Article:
- Miami Dolphins defensive end William Hayes suffered a torn ACL on Sunday while sacking Derek Carr.
- Hayes landed awkwardly on his leg while trying to follow the NFL’s new roughing-the-passer rule, which prevents players from landing with their full weight on top of the quarterback.
- The rule was already being scrutinized for being unfair to defensive players, and now many in the NFL world are criticizing it further.
Miami Dolphins defensive end William Hayes suffered a brutal injury trying to follow the NFL’s controversial new rule.
The Dolphins announced on Monday that Hayes tore his ACL and will be out for the season after he suffered the injury while sacking Oakland Raiders quarterback Derek Carr in Week 3.
As Hayes brought down Carr, he tried to move to the side to avoid the NFL’s new roughing-the-passer rule, which flags players for landing with their full body weight on top of quarterbacks. As Hayes landed, his leg twisted, resulting in a season-ending injury.
Here was the play:
Here's the injury that happened to William Hayes.
He's out for the season because he tried to obey a ridiculous rule. pic.twitter.com/jomoaGI8MP
— Dov Kleiman (@NFL_DovKleiman) September 24, 2018
Hayes’ injury only adds increasing skepticism and criticism of the rule.
In Week 2, the Green Bay Packers had a game-ending interception against the Minnesota Vikings overturned when the referees flagged Clay Matthews for roughing the passer. While referees later said the flag was because Matthews drove Kirk Cousins into the ground, not for putting his body weight on him, the penalty still raised eyebrows.
In Week 3, Matthews was called or roughing the passer for landing on Alex Smith of the Washington Redskins.
This is roughing the passer, apparently.
Clay Matthews is no longer allowed to sack QBs. pic.twitter.com/Zp09o14gEx
— Jordan Heck (@JordanHeckFF) September 23, 2018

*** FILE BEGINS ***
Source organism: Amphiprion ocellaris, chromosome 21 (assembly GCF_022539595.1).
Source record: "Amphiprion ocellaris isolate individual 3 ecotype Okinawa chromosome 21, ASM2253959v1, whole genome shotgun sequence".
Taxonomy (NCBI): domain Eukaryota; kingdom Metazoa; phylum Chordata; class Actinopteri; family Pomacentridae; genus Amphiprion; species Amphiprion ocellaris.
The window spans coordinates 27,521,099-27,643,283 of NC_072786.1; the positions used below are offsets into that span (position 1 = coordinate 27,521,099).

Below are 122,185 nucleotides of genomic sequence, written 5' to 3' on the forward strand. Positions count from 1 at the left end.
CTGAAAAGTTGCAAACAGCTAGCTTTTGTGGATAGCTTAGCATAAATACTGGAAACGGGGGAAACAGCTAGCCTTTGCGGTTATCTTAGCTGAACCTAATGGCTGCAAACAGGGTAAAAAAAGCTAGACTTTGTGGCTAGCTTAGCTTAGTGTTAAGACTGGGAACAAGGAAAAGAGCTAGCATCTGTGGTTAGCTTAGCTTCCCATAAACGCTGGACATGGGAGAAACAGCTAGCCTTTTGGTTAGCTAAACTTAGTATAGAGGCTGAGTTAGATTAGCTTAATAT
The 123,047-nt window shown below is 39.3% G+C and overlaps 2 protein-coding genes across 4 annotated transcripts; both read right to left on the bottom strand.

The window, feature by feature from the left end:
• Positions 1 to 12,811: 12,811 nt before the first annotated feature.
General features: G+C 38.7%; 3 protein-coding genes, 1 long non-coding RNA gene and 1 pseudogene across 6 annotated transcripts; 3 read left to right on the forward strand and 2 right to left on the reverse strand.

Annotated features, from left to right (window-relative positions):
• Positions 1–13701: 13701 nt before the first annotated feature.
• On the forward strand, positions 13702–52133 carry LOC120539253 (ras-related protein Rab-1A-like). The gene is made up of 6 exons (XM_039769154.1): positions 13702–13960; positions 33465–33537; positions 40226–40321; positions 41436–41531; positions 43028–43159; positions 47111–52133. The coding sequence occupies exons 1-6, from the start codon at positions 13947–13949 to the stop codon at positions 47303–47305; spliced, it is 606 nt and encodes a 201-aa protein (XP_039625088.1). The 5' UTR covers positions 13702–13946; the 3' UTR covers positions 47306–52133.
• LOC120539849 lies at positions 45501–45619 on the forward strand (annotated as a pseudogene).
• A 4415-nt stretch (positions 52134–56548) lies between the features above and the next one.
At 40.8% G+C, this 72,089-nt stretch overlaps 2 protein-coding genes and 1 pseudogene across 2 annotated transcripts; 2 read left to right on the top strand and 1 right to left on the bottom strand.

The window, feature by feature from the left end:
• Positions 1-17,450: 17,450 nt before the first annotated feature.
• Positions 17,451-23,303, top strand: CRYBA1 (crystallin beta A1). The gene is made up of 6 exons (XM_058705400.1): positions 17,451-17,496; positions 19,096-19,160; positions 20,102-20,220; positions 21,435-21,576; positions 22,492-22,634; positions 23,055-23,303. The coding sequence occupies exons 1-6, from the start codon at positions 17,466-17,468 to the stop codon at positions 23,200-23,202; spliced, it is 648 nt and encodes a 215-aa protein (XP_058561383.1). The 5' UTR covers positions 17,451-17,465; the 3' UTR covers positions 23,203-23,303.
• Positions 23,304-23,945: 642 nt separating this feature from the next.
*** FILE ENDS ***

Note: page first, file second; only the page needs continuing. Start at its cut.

After the game, Matthews expressed his frustration with the rule.
“Obviously when you’re tackling a guy from the front you’re gonna land on him,” Matthews said after the game. “I understand the spirit of the rule, I said that weeks prior … Unfortunately, this league’s going in a direction I think a lot of people don’t like. I think they’re getting soft. The only thing hard about this league is the fines they levy down on guys like me who play the game hard.”
Following the news of Hayes’ injury, criticism from the NFL world continued to pile up.
Here's a better angle of the William Hayes injury. You can clearly see him kicking his right leg out, and the bad bend. The NFL needs to eliminate the "weight on the QB rule" now. Like, today. pic.twitter.com/ngS5GYqVEi
— Doug Farrar (@NFL_DougFarrar) September 24, 2018
So in attempt to keep a QB safe… a DL’s season is over https://t.co/pm8GPOEfaK
— trey wingo (@wingoz) September 24, 2018
They don’t care about the rest of us getting hurt. Long as the QB is safe https://t.co/ihjlz3lVQl
— Richard Sherman (@RSherman_25) September 24, 2018
Truly incredible. We were all caught up in the helmet rule, and it’s an absolute afterthought compared to the body weight rule 3 weeks in. https://t.co/GoNSsDlWZX
— Albert Breer (@AlbertBreer) September 24, 2018
As Breer noted, everyone thought the NFL’s new helmet rule would be the talking point of the league early in the season. Instead, it’s been a new roughing-the-passer call that is already shaping outcomes and, potentially, seasons.
Perhaps the league will call the penalty more frequently early on in an attempt to get players used to the rule, then scale back later in the year. But as we’ve already seen with Hayes, trying to adjust to the rule can have major ramifications.